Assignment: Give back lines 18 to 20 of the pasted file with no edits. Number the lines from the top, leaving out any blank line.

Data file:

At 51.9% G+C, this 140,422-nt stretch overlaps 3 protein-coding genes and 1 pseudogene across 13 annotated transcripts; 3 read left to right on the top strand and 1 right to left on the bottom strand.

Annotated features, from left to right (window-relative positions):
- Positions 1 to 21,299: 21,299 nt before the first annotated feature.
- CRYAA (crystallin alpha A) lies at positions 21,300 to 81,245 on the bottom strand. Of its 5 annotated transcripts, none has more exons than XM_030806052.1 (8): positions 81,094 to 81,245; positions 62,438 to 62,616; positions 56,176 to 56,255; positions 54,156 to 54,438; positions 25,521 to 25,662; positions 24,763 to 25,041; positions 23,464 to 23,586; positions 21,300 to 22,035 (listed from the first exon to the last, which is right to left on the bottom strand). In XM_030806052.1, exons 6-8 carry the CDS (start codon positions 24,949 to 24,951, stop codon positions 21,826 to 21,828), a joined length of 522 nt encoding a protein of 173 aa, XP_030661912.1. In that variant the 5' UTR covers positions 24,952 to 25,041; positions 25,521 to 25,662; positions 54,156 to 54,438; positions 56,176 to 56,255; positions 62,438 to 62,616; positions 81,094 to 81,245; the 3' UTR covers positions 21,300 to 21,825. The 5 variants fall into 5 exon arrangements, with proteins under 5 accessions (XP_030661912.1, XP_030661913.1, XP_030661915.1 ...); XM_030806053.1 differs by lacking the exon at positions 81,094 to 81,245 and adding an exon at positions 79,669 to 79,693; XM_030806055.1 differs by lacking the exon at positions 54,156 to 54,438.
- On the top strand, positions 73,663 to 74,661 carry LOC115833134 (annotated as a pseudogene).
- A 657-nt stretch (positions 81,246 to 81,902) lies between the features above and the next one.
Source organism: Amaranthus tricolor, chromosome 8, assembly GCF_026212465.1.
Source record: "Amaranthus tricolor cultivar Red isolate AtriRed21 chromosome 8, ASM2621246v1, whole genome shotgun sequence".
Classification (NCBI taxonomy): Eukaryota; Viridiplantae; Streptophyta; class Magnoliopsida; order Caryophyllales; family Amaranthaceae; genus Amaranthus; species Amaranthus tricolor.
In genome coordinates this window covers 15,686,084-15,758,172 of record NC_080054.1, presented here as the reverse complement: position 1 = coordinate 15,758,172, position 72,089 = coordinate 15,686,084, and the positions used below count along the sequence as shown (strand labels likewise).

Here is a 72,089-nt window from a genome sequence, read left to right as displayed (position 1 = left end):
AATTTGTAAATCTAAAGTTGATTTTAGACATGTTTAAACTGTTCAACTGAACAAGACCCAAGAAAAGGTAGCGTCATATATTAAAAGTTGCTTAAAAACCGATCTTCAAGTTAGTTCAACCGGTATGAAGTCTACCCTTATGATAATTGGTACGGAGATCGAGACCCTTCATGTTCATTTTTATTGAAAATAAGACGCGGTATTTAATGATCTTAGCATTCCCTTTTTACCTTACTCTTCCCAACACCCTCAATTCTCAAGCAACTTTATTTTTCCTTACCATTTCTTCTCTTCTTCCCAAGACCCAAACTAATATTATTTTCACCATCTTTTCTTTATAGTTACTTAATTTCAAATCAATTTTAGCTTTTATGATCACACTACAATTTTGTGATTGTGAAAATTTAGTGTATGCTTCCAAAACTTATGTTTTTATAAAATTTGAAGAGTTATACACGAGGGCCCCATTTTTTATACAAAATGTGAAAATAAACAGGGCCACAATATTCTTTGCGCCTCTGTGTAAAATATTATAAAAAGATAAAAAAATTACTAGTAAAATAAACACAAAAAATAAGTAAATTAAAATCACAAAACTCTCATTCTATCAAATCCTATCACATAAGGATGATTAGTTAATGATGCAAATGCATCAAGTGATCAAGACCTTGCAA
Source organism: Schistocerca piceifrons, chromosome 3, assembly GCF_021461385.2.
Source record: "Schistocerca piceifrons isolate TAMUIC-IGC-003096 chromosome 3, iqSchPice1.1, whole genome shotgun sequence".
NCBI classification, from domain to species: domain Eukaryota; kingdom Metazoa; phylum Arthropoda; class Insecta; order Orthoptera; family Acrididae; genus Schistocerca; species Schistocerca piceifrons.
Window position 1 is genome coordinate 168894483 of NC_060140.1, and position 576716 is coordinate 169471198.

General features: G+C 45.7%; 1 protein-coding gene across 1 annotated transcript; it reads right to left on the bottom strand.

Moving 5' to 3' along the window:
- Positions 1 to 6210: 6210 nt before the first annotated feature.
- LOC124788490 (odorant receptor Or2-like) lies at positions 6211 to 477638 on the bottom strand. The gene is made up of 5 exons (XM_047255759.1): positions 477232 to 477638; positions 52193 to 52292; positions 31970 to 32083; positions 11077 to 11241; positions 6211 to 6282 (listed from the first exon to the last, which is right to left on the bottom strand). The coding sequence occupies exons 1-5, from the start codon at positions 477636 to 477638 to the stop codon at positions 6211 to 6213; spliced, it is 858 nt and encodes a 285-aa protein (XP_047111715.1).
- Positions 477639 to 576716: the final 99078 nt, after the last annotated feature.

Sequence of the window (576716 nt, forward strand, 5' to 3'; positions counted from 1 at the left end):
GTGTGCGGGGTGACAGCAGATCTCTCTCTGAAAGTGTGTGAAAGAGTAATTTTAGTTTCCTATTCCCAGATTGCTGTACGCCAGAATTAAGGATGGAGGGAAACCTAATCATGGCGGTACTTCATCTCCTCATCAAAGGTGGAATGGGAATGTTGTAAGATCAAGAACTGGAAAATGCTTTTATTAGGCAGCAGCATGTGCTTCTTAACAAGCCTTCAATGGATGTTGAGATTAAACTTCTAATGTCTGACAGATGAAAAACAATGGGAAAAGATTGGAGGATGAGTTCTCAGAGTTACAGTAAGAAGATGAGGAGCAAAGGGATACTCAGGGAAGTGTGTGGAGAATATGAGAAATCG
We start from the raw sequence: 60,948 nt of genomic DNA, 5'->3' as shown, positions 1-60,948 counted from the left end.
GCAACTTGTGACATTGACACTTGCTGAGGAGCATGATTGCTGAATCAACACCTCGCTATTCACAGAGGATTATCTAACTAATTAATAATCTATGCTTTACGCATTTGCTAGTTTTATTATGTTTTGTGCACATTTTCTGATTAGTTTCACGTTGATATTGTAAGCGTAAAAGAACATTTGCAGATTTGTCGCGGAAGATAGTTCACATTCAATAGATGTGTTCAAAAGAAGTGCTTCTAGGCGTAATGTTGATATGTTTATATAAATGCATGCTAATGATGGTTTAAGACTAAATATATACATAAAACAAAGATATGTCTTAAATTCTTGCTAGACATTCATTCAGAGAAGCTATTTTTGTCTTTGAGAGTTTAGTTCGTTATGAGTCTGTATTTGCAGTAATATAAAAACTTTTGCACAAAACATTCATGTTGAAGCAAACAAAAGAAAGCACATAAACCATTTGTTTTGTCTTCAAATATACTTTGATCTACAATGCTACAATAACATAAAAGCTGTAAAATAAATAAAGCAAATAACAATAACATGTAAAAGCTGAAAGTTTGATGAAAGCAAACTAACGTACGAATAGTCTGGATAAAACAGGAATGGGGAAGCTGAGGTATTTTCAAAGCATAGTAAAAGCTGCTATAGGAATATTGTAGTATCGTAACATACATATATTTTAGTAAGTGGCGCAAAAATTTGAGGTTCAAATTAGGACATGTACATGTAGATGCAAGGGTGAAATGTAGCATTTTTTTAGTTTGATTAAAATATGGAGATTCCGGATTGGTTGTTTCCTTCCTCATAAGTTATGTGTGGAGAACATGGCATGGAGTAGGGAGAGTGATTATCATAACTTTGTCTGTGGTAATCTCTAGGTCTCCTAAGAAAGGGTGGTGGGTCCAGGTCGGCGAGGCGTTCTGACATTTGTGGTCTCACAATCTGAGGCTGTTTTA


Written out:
Moving 5' to 3' along the window:
- Positions 1 to 6210: 6210 nt before the first annotated feature.
- LOC124788490 (odorant receptor Or2-like) lies at positions 6211 to 477638 on the bottom strand. The gene is made up of 5 exons (XM_047255759.1): positions 477232 to 477638; positions 52193 to 52292; positions 31970 to 32083; positions 11077 to 11241; positions 6211 to 6282 (listed from the first exon to the last, which is right to left on the bottom strand). The coding sequence occupies exons 1-5, from the start codon at positions 477636 to 477638 to the stop codon at positions 6211 to 6213; spliced, it is 858 nt and encodes a 285-aa protein (XP_047111715.1).